Tips for Training a Deaf Dogs

Our canine companions are wonderful creatures to have to enrich our lives. In return, we wish to do the same for them; especially if they have some unique health traits, such as deafness.

While some dogs can be born deaf, others may lose their hearing due to a medical condition (this can happen at any age). Some may lose it simply due to old age; the ability to hear sounds just isn’t quite like it used to be. Whether young or old, though, deaf dogs can live perfectly normal lives! They just need to have a specially dedicated owner to work with them.

Start Training
Positive reinforcement/reward training is absolute key when working with a deaf dog. To start training your dog, it is important to first and foremost be able to get your dog’s attention and to maintain it. You can get their attention with a wave in front of their face, thumping your fist on the floor to create a vibration or by touching them gently. Make sure to touch them in the same location on their body as to not confuse them between attention touch and affection touch.

Training Tools
There are some special training tools one can use for training sessions that aren’t the typical clickers and whistles and such that are used in typical obedience training. Collars that produce a light, gentle vibration are wonderful tools to be able to get your dog’s attention, especially when they are not within arm’s reach. Be aware that using a shock collar is not the same as a vibration collar and should not be used for these training purposes, as it does not fall into the positive reinforcement/reward training method.

Training Techniques
With a deaf dog, one of the most helpful behaviours, and one to work on first is to reinforce heavily for eye contact. Getting a deaf dog’s attention is not impossible; it just takes a bit of work! Developing a “check-in” behaviour is essential. Each and every time that your dog looks at you, you should mark and reinforce this behaviour (referring back to the positive/reward training method).

Now, since your dog cannot hear a click or a marker/praise word, teaching them a hand signal that means they did something good is quite crucial. Don’t worry; you won’t have to go out and learn sign language (unless you want to!). You can also make up your own signals as long as they are distinct and consistent (consistency is highly important for any form of training). Many trainers will use a simple thumbs up to signal a job well done. You can condition your dog to this by giving the signal and rewarding with a treat (positive reinforcement). Soon your dog will understand that thumbs up means treat!

Another vital part of communicating with a deaf dog is teaching a recall. Safety first, though! It is recommended to start with working on longer-distance recalls in fenced areas or with a long leash. However, as with any behaviour, you will want to start training in close proximity and in a low-distraction environment. Move away, at first just an inch at a time, and then signal with a visual cue for your dog to come to you. Mark movement toward you and be sure to reinforce (positive reinforcement training!) as the pup arrives where you are. As with any recall, slowly build distance and eventually work in some distractions to further advance your dog’s recall skills.

How to Prevent Startling Your Deaf Dog:
It is an important step that many owners might not think of! Non-hearing dogs are often startled or scared by things suddenly appearing, or a person is touching them since they cannot hear the approach. To reduce startling your dog, it is an important thing to work with your dog on desensitization. To desensitize your dog to touch, this means to start by always touching them in the same location. Each time you touch to offer a food reward (There’s that positive reinforcement training method again!). Initially, start by being in sight of your dog, and then once your dog is comfortable with this exercise, move to be out of your dog’s sight when you touch them.

Owning a deaf dog can be very rewarding with the proper knowledge, patience, and – you guessed it – positive reinforcement training! There are many resources available, as well as deaf dog support groups that can offer many helpful tips. With the right training, your deaf dog can do anything a dog with hearing can do. There are many deaf dogs in performance events, including obedience, agility, flyball and scent work. So don’t feel that your dog’s inability to hear will impact their lives negatively and make them feel left out.

Information sourced from Americain Kennel Club.

Written by: Brittany Waselenchuk, RAHT

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My Dental Cleaning by Carrots the Clinic Cat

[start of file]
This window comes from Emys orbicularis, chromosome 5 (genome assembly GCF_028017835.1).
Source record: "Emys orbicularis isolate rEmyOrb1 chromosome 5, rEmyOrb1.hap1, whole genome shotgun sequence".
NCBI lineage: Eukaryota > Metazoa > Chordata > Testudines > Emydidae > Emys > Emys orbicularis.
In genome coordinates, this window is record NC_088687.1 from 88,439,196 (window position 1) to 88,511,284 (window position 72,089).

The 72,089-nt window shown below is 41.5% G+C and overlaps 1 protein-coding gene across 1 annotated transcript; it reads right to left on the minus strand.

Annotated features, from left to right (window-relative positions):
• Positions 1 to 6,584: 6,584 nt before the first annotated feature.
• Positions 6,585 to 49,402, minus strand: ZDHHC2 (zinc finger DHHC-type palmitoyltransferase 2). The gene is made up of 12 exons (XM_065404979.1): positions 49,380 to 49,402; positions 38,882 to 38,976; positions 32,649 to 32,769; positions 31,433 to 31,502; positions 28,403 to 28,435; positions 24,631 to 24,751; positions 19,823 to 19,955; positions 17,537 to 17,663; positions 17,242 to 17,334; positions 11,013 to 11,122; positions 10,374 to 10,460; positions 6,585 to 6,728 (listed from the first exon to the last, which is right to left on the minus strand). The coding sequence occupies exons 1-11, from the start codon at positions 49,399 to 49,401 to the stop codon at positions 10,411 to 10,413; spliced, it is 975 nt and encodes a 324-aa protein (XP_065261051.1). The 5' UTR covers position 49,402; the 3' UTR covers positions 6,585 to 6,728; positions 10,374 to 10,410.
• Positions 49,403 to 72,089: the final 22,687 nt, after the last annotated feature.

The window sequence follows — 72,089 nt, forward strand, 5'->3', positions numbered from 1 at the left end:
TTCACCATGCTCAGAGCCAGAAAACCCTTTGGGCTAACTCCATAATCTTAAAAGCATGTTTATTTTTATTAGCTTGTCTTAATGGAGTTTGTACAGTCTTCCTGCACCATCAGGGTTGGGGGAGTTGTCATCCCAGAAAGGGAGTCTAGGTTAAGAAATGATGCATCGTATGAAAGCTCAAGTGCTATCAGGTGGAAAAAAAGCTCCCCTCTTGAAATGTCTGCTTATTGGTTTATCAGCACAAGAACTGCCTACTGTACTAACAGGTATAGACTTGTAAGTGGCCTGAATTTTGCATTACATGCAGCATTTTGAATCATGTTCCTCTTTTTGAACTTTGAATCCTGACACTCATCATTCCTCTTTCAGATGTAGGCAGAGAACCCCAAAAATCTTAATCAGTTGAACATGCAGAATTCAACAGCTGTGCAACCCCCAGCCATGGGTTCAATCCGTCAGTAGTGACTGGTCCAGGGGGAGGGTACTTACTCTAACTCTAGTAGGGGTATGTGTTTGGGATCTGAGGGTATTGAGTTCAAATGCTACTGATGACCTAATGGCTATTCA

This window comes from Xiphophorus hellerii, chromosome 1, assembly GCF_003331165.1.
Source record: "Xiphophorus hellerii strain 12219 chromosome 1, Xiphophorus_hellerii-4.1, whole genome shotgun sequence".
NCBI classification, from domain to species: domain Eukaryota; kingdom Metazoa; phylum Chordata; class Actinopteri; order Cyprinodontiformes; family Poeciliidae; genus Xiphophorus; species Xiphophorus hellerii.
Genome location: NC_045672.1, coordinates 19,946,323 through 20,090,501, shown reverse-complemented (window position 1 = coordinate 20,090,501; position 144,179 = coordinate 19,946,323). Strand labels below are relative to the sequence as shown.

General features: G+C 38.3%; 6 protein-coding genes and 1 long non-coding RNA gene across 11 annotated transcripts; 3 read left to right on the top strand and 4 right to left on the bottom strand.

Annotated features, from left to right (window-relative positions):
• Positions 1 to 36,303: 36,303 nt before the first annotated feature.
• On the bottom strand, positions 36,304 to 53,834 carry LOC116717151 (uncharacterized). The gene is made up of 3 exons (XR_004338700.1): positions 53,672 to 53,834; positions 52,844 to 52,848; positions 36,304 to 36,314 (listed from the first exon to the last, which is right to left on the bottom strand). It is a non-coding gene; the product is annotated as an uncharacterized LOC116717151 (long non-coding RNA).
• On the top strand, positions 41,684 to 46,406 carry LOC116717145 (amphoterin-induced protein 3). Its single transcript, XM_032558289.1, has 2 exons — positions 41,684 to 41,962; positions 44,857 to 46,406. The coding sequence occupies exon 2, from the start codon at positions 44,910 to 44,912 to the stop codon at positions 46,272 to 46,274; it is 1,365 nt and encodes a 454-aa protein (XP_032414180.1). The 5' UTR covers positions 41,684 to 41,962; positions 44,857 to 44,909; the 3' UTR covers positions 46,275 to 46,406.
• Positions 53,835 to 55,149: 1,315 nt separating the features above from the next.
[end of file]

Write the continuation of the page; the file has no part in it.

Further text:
I recently had my check-up with Dr. B, and he mentioned that I have a lot of tartar on my teeth and something called a resorptive lesion. I had been noticing that my mouth wasn’t feeling so clean, and it did hurt when I ate my kibble. Dr. B recommended that I have my teeth cleaned, and they would remove the bad teeth at the same time so that I wouldn’t be in any more pain. I was pretty nervous as it was my first time, but I see the staff here do it almost every day, so I figured I could be brave for one day. I asked the Techs to take pictures during my dental so that I could show you all that happens, and hopefully, you wouldn’t be so nervous if you need a Dental too! The first part was the worst part. The girls forgot to give me dinner the night before my procedure and then they didn’t give me breakfast either! I tried to explain to them, but they said it wasn’t safe to eat before you go under anesthetic. My stomach was saying otherwise, but the girls wanted to make sure my dental cleaning was as safe as possible. This is why they did blood work on me a couple of days before my procedure, as well. They started by giving me an injection in my hind leg to make me feel a bit sleepy, and it also offers some pain control. They let me relax for a little bit in a kennel before they brought me out to the dental table. My front leg was shaved, and a catheter was put into my vein. The clippers tickled, and the catheter poke wasn’t too bad, but then they put a whole bunch of tape on my leg to keep it in place. The tape was the worst part because I knew they’d be ripping it off later! The tech then checked my vitals to make sure everything was good. She then told me I was going to feel sleepy. She gave me an injection through the catheter in my front leg. Boy was she right, sleepy I got! I tried to keep my eyes open, but they just kept getting heavier and heavier. Now what happened next is a bit foggy, but I went into a nice deep sleep. During my sleep, the tech placed an endotracheal tube into my trachea (orange tube in the photo). This was to ensure I could breathe the entire time and so that water and debris couldn’t go into my lungs. The tube is hooked up to oxygen and a gas anesthetic to make sure I stay asleep for the entire procedure, as well. She also put gauze in the back of my throat for extra protection. She then cleaned my teeth with an ultrasonic scaler. It makes a high pitched noise, so I was glad I was under so I couldn’t hear it. My teeth were cleaned above and below the gum line. Apparently, tartar can build up down there too. The tech told me it’s similar to when she goes to the dentist, but she’s allowed to stay awake since she doesn’t bite the dental hygienist. I’m sure there are some humans that do bite, though! Then the tech looked closely at all my teeth and wrote down anything important on my chart. She also put a probe down between my gums and each tooth to ensure there aren’t any large pockets that could cause me issues. Big pockets are great spots for bacteria and tartar to hide, and I sure don’t want any of those anymore. Luckily I didn’t have any fractured or broken teeth and no big pockets. They did find two teeth that were resorptive lesions. These were the culprits causing me some discomfort, so they had to be extracted. Dr. B asked the girls to x-ray these teeth to see how much damage there was underneath the gum line so that he would know how to remove them. We recently upgraded to digital dental x-rays, and I was lucky to be one of the first to test it out. You can see in the photo my x-ray on the laptop. The roots of those teeth were all eaten away, so Dr. B did a crown amputation. He told me that it means just the top of the tooth that you can see is removed as almost all of the tooth below the gums were gone. He then sutured the extraction sites closed so that they would heal well and to prevent food and debris (from me grooming myself) from going inside and causing an infection. Once Dr. B was done, the tech double-checked that everything was nice and clean. She then polished my teeth with a minty paste. She didn’t let me pick my flavour of polish, but we don’t have fish flavoured anyways. She then put on fluoride that had to sit on my teeth for a bit and then it was all wiped off. The tech made sure that she wiped off all of the fluoride as it isn’t safe for me to swallow when I woke up. This is why pets have special toothpaste, and we can’t share with you humans. Once all the fluoride was wiped off my teeth, the tech made sure the gauze was out of my throat, and everything looked good. It was now time for me to wake up. They turn off the anesthetic gas so that I am just breathing oxygen, and I slowly came around. They don’t take out the endotracheal tube until I am awake enough to breathe on my own safely. This was when I started to remember again what happened. I woke up with a minty fresh mouth, but I was very confused. The girls tried to assure me that everything went well and that I was safe in their arms, but I was too confused. So, of course, I tried to wiggle about and figure things out for myself. Don’t they know I’m an independent cat? The tech held me safe until I was a little more with it even with my protest. I have to admit I was feeling the drugs for quite a while. They made sure I could walk and jump well before I was allowed to free roam the clinic again that night. They also made me a bunch of nice cozy beds on the floor around the clinic so that I wouldn’t have to jump up on anything, which was good because I was still feeling a bit off all night. For the next couple of days, the girls gave me a pain medication, which I hate to admit was delicious. I pretended that I was upset getting it, but boy was it chicken flavoured delight, and I made sure to lick every last drop off of my lips. Hopefully, by knowing what the process is, it will help you feel a bit less nervous about your dental cleaning, and if your humans have any questions about Dental cleanings or preventative measures, the staff here are always willing to discuss them.